Nausea is a less common symptom of hypotension, but it’s still a key marker. It’s often accompanied by dizziness and lightheadedness. Affected individuals might feel as though they’re unsure whether or not they’re going to pass out or throw up.

Nausea is defined as discomfort in the stomach and a sensation of needing to vomit. Some individuals experience nausea without actually vomiting, but it can be a precedent to vomiting stomach contents.

It’s rare for hypotension to cause vomiting on its own, but it is possible depending on how badly the dizziness and clamminess upset the sense of equilibrium in the patient’s body. There’s a hypotension condition called neutrally mediated hypotension that can lead to nausea.

Rather than feeling nauseous and dizzy when standing, as with postural orthostatic tachycardia syndrome (POTS), blood pressure only drops after patients have been standing for a long time.

This can lead to what seems like spontaneous dizziness, fainting, and nausea. It can be hard to diagnose this condition if individuals don’t often stand for long periods, since a diagnosis tends to happen after a pattern is established.

4. Clammy Skin

Clammy skin can accompany drops in blood pressure. This happens when the skin suddenly becomes colder than usual and becomes unusually moist. It’s common for clammy skin to make individuals look pale.

Hypotension is one of many issues that can lead to clamminess, and any kind of circulatory issue can lead to clammy skin. When the body recognizes there is a crisis, it releases large amounts of adrenaline, which causes blood to decrease its flow toward the limbs, skin, and other peripheral body areas.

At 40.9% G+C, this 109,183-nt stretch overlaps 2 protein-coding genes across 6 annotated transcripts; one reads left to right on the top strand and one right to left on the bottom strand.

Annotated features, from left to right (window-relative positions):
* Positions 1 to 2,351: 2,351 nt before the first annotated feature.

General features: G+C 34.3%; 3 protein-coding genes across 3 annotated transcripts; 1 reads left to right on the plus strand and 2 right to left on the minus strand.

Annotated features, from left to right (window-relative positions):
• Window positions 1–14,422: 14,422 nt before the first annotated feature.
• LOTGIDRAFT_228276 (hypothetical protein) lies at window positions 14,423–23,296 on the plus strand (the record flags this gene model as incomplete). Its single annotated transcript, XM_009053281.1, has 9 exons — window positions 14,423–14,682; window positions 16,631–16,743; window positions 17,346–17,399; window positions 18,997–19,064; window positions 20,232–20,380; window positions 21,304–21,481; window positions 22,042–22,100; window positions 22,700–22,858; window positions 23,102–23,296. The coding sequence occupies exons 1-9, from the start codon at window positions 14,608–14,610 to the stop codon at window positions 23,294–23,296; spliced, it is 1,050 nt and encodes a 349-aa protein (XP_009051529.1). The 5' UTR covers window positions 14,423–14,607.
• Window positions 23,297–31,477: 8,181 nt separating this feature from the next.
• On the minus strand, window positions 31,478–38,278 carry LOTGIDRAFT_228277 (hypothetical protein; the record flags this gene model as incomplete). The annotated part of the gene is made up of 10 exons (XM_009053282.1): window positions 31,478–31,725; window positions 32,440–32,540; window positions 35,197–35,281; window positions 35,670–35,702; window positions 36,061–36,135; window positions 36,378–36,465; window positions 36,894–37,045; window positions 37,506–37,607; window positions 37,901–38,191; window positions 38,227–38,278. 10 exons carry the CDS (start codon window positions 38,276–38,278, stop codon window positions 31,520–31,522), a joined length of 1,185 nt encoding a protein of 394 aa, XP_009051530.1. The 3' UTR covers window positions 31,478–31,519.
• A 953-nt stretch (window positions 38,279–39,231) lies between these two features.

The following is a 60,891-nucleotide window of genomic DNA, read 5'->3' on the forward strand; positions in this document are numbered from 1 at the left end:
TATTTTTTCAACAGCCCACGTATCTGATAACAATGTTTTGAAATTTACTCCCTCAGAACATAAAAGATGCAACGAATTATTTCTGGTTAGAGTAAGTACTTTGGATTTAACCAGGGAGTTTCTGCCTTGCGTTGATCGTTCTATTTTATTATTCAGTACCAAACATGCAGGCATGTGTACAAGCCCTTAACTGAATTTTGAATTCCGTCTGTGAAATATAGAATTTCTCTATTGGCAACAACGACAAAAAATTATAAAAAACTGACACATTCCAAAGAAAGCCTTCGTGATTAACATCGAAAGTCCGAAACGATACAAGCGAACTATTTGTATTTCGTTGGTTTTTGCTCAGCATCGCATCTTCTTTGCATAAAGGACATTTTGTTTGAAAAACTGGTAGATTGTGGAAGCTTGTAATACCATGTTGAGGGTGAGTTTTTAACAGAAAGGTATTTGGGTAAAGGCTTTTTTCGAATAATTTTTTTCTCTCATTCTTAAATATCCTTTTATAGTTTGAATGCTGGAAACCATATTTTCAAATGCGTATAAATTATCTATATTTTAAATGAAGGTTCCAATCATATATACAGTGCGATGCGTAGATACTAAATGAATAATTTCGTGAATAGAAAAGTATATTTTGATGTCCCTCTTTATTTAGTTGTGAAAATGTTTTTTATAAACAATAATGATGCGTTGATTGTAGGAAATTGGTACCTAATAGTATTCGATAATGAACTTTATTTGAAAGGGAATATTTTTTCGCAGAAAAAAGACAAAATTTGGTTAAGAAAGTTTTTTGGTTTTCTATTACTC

Though this can make affected individuals feel weak and ill, it’s actually a survival mechanism. The body is directing blood toward vital organs instead to keep them functioning as well as possible.

Episodes of clamminess aren’t always a sign there’s an underlying cardiovascular illness. Anxiety attacks often lead to this reaction due to the change in heart rhythm. Low blood sugar can also have this effect, as can low levels of oxygen in the blood.

5. Loss of Consciousness

Loss of consciousness can occur as a result of hypotension, usually after patients experience dizziness and nausea.

This form of consciousness loss is medically called syncope, and occurs when individuals temporarily lose consciousness, with the most common underlying cause being a lack of sufficient blood flow to the brain.

The most common type of syncope is neutrally mediated syncope. This occurs when an individual suffers neutrally mediated hypotension after standing for long periods and passes out. It’s a very common reason for emergency room visits.

Young adults and children are more likely to experience neutrally mediated syncope, though it is possible to have an episode regardless of age.

Postural orthostatic tachycardia syndrome patients sometimes lose consciousness immediately after standing up if their drop in blood pressure is severe enough. To receive a POTS diagnosis, an individual’s blood pressure must drop at least thirty points when they stand.

Via: Ausmed | WebMD